behind. There is only one Swedish university classified in the
world's top 100 rankings, according to the Times Higher Education.
The angst also extends to health — where private firms run a fifth
of hospital services. Scandals surfaced at elderly care homes with
reports about residents being locked up in closets and some people
not being fed for nearly a day. Staff switched off alarm systems at
night so as not to be disturbed.
Hundreds of nurses also protested over poor resources for maternity
[to top of second column]
"There's simply no reason in cutting taxes in a country where
neither the school system nor health care works," said Ohlin.
Polls show the Social Democrat opposition, campaigning for more
spending on welfare, should trounce the government.
The concern is whether Sweden can afford demands of people like
Ohlin. More spending on education and health may come amid a fiscal
squeeze. That may leave any future government with less room to
spend as tax cuts have eaten into public finances.
When Reinfeldt came to power, the structural budget surplus was 2
percent of GDP. By 2014 a deficit of 1.2 percent of GDP is expected,
according to state-run National Institute of Economic Research
(NIER). It says the government may need fiscal tightening of 2.4
percent of GDP to balance the budget by 2017.
"The Swedish economy is in a good position," said Mats Dillen, NIER
head. "But the most likely scenario will be for taxes to rise. It
will be difficult to increase welfare spending without tax rises.
There will be pressure on fiscal policy."
That may prove a conundrum for the Social Democrats, running on a
ticket of increased welfare spending.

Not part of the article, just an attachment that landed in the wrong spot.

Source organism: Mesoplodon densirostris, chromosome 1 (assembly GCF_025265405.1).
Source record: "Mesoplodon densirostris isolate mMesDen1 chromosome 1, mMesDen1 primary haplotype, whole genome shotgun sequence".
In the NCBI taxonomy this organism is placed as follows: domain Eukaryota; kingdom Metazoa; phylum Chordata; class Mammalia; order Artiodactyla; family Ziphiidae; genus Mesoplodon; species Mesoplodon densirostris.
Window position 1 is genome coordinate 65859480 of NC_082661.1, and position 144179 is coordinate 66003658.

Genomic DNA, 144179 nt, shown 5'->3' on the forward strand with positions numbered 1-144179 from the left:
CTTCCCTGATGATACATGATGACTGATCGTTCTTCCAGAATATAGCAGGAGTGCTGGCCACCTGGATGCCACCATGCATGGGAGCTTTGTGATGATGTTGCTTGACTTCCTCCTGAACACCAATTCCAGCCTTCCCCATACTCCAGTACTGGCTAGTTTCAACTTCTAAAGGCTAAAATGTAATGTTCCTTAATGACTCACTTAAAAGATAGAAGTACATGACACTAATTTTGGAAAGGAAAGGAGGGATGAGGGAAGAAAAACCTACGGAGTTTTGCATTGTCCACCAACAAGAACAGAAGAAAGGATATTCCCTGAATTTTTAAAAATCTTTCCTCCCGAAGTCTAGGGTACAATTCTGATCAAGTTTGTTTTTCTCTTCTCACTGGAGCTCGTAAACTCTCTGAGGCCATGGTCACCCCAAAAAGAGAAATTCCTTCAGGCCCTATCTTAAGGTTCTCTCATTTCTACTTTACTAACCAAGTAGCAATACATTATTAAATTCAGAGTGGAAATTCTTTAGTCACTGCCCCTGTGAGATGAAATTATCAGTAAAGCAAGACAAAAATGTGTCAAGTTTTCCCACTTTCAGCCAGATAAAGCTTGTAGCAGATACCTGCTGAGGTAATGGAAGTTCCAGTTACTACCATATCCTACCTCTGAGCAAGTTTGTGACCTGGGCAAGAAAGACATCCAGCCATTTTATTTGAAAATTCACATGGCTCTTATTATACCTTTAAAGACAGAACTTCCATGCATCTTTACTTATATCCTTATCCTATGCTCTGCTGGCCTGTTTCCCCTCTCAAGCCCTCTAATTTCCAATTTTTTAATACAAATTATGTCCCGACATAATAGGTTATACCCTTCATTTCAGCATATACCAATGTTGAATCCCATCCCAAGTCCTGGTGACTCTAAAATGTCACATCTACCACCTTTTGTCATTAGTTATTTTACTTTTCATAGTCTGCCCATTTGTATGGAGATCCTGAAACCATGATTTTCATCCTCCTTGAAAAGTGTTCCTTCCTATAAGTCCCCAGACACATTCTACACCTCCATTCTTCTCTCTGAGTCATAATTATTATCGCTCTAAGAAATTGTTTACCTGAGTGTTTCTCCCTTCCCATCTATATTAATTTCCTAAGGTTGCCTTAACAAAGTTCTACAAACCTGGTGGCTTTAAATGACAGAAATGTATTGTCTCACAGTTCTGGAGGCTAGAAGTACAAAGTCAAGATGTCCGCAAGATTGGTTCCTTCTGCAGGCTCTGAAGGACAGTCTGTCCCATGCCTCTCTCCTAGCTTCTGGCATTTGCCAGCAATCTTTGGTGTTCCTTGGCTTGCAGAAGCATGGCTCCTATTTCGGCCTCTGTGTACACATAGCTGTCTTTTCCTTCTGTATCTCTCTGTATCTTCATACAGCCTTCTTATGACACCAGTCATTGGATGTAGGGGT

"I am really worried about the state of public finances," said
Magdalena Andersson, economics spokeswoman for the Social Democrats
and widely tipped to be Sweden's next finance minister if the
opposition wins September's election.
Mindful of the deficit, the government has already announced
increased taxes on alcohol and private pensions. But these are low
lying fruits. Other decisions, such as whether to increase taxes on
the rich, will be more controversial.
"The opposition and the government have said that they are not
interested in any significant tax increases. Then a really tough
policy will be needed to get back to surpluses," said John Hassler,
chairman of the Swedish Fiscal Policy Council, a government agency.
Dillen said Sweden could see marginal tax rates on high incomes
gradually rise to 60 percent, from 56 percent, if the government
phases out tax deductions.
Some businesses are worried.
"What puzzles me is that you sit in a government with a strategy to
cut taxes," said Jorgen Rasmusson, CEO of Lodde Plat, a construction
company based in Malmo. "Then you start saying that you should not
lower taxes, but rather retain and then possibly announce hikes."
The government and the Social Democrats have already announced more
spending on schools. Few see a return to the Sweden of the 1970s,
when marginal tax rates of the wealthy were over 80 percent.
But with an election looming, taxes may soon rise.
"I don't think we are going back to the past," said Arne Karlsson,
chairman of Ratos, a Swedish private equity firm. "Both sides
understand Sweden needs to be competitive. But yes, things will
($1 = 6.3547 Swedish crowns)
(Additional reporting by Johan Sennero, Niklas Pollard and Johan
Ahlander; editing by Anna Willard)